The dollar rose on Friday, with traders looking beyond soft U.S. consumer-spending data.
Better-than-expected U.S. growth data lifted the dollar on Thursday as the euro fell amid worries about tensions between Ukraine and Russia.
The euro turned higher in choppy trading Wednesday as traders reacted to headlines that the ECB is unlikely to take new action early next week.
The dollar softened on Tuesday while the euro further struggled on expectations of soft inflation data and more monetary easing.
One analyst has warned of a crowded trade in the euro currency that could spell pain for some investors if not treated with caution.
The euro fell to its lowest in nearly a year against a broadly firmer dollar on Monday after comments from the head of the European Central Bank.
Yellen's speech cited persistent labor market slack but noted faster recovery in the sector could accelerate the timing of a Fed interest rate hike.
Central bankers gathered for a three-day meeting in Wyoming that will feature a potentially market-rattling speech by Fed Chair Janet Yellen.
The euro recovered from a 11-month low against the dollar, helped by better-than-expected German private sector growth data.
U.S. housing starts surged past expectations in July, snapping two straight months of declines.
The US dollar rose against a basket of major currencies on Monday on reduced concerns over Russia and Ukraine and positive US housing data.
The dollar failed to get a safe-haven boost despite news that the Ukraine-Russia conflict had entered a potentially dangerous phase.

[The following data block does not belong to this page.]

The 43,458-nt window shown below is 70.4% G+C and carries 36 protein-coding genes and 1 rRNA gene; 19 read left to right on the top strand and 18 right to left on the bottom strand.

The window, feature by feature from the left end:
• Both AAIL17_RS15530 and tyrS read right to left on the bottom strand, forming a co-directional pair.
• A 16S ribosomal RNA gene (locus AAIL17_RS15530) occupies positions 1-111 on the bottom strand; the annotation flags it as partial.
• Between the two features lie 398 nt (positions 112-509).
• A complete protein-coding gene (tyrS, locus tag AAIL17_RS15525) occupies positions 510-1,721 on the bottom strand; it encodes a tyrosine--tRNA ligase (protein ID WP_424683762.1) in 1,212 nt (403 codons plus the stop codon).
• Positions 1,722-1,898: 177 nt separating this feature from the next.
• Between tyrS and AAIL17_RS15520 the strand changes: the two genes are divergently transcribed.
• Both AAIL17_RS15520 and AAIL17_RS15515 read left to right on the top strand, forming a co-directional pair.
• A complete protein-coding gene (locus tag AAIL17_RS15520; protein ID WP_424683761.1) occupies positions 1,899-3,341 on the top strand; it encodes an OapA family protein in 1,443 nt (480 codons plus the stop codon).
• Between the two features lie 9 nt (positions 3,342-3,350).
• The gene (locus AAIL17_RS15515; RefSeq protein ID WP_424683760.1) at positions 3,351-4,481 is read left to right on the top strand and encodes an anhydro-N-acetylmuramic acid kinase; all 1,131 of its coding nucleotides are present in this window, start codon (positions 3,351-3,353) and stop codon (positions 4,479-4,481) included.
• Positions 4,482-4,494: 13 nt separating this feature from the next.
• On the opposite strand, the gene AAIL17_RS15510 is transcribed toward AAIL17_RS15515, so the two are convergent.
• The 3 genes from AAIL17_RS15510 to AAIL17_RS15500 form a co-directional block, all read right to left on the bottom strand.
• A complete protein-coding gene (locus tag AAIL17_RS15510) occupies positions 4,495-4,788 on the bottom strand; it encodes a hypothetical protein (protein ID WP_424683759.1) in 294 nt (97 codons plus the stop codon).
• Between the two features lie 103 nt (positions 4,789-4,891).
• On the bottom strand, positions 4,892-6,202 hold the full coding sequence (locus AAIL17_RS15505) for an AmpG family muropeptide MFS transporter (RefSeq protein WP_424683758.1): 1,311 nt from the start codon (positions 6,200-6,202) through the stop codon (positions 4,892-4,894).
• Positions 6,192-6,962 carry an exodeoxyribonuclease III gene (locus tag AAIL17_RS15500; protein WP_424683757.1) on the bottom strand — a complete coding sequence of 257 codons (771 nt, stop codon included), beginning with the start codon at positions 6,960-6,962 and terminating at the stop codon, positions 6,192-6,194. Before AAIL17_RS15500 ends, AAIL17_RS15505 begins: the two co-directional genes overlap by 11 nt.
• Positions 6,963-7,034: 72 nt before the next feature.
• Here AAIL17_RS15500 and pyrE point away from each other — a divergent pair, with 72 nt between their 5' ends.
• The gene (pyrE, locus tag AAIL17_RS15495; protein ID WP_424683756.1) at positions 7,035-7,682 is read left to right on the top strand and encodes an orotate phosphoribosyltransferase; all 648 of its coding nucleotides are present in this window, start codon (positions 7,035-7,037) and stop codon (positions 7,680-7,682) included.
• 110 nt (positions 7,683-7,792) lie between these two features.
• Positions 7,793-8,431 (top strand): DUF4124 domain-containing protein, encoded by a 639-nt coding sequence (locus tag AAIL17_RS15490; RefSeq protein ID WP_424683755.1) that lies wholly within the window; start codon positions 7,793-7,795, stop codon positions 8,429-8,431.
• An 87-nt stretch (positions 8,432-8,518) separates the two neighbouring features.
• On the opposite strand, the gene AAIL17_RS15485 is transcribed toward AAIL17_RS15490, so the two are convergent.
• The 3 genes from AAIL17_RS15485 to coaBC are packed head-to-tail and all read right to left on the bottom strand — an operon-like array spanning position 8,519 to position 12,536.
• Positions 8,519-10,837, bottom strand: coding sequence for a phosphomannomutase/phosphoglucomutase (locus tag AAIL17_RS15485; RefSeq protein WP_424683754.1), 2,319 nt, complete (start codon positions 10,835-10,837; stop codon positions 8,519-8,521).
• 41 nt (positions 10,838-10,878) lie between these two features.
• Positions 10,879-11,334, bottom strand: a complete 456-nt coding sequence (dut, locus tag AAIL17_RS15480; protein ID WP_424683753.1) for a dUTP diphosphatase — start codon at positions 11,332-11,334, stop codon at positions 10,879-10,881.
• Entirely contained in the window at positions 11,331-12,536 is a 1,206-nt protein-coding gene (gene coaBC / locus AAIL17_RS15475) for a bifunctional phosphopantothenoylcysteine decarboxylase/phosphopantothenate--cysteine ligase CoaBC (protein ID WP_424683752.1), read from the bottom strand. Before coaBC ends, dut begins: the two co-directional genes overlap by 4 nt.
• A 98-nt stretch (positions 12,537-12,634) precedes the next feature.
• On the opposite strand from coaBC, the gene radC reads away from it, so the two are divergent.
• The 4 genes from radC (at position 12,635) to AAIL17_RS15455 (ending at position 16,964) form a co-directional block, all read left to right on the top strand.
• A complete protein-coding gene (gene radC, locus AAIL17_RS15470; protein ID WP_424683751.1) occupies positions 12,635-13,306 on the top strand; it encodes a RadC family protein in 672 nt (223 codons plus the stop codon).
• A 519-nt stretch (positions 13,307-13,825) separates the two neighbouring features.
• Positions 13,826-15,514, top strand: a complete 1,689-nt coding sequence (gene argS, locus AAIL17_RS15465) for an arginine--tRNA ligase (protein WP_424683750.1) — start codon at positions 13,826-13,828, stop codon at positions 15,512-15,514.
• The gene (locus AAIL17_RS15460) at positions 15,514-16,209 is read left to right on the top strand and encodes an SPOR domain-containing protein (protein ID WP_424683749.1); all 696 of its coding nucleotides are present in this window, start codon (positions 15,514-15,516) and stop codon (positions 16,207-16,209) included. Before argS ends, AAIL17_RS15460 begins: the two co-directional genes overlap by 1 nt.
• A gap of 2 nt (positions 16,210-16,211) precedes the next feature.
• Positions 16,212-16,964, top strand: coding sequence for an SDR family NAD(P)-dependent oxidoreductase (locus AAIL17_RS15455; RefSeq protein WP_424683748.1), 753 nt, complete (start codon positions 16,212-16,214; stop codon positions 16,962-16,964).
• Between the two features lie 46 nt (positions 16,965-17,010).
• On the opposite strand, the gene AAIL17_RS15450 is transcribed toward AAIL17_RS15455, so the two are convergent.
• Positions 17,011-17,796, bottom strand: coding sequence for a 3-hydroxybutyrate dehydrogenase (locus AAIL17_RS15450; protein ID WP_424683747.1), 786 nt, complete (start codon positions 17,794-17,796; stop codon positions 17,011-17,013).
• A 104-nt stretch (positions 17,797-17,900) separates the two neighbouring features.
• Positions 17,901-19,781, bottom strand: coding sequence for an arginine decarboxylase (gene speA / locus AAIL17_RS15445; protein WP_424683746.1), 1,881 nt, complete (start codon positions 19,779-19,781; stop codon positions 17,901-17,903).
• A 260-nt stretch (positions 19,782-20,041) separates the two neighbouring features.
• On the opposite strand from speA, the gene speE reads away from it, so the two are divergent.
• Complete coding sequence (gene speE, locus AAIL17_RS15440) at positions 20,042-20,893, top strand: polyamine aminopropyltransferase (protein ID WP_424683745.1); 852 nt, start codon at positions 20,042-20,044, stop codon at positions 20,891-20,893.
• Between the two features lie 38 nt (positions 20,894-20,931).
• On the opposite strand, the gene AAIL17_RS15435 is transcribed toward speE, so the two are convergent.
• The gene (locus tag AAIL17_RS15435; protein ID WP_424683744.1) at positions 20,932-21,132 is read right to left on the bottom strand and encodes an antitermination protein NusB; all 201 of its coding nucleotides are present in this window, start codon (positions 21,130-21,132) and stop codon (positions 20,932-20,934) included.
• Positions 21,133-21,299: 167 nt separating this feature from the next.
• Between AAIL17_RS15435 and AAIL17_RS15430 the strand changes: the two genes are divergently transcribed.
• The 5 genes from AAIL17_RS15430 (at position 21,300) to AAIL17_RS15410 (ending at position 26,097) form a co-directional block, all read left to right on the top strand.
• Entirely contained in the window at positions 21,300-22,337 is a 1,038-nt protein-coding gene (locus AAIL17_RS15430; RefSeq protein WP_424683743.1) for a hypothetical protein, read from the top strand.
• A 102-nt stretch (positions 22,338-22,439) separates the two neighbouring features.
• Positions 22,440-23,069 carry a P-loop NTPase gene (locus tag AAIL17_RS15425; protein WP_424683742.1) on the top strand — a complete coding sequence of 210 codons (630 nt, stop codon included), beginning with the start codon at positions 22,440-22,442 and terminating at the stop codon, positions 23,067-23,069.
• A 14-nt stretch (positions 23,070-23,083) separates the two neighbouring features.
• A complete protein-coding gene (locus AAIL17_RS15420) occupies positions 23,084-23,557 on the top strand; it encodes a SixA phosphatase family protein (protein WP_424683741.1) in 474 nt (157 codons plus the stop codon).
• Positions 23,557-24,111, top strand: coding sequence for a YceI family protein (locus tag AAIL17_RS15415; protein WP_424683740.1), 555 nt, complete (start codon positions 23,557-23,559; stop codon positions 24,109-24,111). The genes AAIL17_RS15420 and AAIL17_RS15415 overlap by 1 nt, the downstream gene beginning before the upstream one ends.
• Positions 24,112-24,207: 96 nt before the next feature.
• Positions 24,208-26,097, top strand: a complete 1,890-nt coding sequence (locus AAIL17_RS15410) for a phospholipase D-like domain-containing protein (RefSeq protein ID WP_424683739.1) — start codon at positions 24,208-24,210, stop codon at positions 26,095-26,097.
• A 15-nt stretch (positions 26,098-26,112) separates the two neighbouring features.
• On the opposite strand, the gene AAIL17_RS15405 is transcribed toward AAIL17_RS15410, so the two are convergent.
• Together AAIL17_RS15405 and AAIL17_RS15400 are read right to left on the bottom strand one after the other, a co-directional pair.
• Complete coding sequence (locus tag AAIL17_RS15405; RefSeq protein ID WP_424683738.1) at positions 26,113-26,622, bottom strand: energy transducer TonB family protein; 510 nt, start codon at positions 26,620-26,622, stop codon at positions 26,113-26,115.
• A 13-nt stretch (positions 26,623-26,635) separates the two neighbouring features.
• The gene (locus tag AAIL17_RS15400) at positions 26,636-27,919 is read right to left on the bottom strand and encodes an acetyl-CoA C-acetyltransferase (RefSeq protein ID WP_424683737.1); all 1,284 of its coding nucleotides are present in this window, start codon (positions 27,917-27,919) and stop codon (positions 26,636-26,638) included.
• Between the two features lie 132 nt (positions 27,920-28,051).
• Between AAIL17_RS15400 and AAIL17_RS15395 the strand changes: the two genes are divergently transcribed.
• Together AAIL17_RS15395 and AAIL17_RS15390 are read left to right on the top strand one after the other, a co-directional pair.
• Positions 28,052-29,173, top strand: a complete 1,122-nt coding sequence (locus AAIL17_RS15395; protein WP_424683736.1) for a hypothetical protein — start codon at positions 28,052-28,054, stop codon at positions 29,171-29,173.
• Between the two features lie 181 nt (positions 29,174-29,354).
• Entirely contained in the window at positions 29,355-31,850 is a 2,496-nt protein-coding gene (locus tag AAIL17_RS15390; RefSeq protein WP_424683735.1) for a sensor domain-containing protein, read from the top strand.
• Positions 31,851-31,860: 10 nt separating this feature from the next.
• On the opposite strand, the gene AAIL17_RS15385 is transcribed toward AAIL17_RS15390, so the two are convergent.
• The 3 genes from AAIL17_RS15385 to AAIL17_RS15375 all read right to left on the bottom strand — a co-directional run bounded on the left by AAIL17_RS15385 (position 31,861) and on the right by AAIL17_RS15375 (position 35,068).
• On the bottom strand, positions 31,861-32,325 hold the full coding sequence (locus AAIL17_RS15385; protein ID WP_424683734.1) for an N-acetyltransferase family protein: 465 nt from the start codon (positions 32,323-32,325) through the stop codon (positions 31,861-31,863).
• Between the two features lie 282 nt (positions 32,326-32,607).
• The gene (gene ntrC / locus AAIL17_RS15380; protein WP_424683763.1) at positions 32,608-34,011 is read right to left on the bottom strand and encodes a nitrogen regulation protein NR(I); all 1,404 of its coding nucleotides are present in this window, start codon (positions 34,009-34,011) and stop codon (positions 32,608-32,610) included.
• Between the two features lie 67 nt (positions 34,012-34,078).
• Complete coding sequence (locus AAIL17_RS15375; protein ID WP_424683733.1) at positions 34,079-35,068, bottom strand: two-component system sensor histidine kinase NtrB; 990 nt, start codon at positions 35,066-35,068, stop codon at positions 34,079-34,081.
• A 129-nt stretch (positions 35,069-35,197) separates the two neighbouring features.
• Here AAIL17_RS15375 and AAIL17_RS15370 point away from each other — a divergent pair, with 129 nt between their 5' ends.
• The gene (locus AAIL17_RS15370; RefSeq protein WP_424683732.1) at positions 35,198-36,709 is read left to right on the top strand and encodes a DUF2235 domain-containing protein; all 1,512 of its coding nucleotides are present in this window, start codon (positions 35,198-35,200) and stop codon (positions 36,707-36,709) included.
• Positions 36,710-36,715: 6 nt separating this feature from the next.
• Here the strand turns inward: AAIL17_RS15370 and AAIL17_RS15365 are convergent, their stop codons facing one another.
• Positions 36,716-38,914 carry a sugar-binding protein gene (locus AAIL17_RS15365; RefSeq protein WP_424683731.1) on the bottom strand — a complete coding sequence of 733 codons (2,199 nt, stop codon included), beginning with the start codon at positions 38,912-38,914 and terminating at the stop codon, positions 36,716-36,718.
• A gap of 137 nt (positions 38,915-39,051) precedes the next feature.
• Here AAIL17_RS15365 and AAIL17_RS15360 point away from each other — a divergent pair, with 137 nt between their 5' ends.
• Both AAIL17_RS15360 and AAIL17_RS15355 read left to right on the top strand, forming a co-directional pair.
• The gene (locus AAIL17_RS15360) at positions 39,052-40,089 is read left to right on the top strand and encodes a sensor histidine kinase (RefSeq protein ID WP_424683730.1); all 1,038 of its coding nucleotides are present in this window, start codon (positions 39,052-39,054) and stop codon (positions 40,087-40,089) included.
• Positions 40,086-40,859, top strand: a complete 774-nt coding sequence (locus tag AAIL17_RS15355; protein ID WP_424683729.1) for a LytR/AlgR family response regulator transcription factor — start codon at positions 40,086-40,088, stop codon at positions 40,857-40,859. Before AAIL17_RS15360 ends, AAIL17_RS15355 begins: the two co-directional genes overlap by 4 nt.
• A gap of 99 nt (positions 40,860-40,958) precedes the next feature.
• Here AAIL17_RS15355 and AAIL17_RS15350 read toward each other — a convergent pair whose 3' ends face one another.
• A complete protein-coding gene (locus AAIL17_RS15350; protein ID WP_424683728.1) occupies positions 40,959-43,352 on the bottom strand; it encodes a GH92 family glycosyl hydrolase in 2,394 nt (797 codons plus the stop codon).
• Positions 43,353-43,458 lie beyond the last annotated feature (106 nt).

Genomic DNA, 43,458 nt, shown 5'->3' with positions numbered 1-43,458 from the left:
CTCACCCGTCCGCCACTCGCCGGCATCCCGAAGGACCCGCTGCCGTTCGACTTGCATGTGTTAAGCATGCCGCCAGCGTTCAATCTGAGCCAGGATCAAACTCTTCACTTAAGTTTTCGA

A robust U.S. 30-year bond auction supported Treasuries prices in general and weighed on yields, which has underpinned the greenback, analysts said.
The British pound also falls on inflation, wages data, and the yen is subdued after Japan's Q2 GDP contraction.
The euro fell towards 9-month lows against the dollar on Tuesday, as investors positioned for a weak German sentiment survey.
The Norwegian crown hit a seven-week high against the euro after Norway reported consumer inflation unexpectedly jumped in July.
The euro gained against the dollar and sterling, and investors flocked to the Swiss Franc and yen as Obama approved air strikes in Iraq.
The yen came under pressure from Japan's plans to increase its pension allocation to the domestic stock market.
The dollar held near an 11-month high, supported by upbeat U.S. data, while the New Zealand dollar took a hit from a fall in dairy prices.
The US dollar extended a rally after an 8-1/2 year high in services growth and a bigger-than-expected increase in factory orders.